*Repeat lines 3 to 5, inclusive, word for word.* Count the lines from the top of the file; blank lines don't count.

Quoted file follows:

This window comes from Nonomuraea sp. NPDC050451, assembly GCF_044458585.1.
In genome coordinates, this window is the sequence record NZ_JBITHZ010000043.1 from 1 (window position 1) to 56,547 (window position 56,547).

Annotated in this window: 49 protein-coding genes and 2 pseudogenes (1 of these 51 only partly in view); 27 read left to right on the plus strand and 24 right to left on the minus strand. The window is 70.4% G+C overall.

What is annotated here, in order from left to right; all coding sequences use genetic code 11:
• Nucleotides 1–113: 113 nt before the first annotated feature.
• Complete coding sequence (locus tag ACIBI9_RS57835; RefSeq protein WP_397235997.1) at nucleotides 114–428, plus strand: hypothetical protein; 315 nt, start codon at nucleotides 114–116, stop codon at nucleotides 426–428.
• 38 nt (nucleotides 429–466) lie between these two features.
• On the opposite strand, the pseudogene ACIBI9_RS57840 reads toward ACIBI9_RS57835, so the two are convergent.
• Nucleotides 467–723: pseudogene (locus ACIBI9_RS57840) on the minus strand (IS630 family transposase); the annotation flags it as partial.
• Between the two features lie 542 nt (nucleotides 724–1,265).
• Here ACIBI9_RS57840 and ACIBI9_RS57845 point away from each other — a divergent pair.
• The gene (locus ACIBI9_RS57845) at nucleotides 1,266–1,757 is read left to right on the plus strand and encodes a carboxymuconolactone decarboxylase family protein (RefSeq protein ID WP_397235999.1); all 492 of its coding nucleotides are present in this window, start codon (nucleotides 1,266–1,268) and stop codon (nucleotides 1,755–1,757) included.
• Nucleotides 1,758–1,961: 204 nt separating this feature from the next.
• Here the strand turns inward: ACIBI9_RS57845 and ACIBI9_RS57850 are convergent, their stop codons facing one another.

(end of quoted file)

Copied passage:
Annotated in this window: 49 protein-coding genes and 2 pseudogenes (1 of these 51 only partly in view); 27 read left to right on the plus strand and 24 right to left on the minus strand. The window is 70.4% G+C overall.

What is annotated here, in order from left to right; all coding sequences use genetic code 11:
• Nucleotides 1–113: 113 nt before the first annotated feature.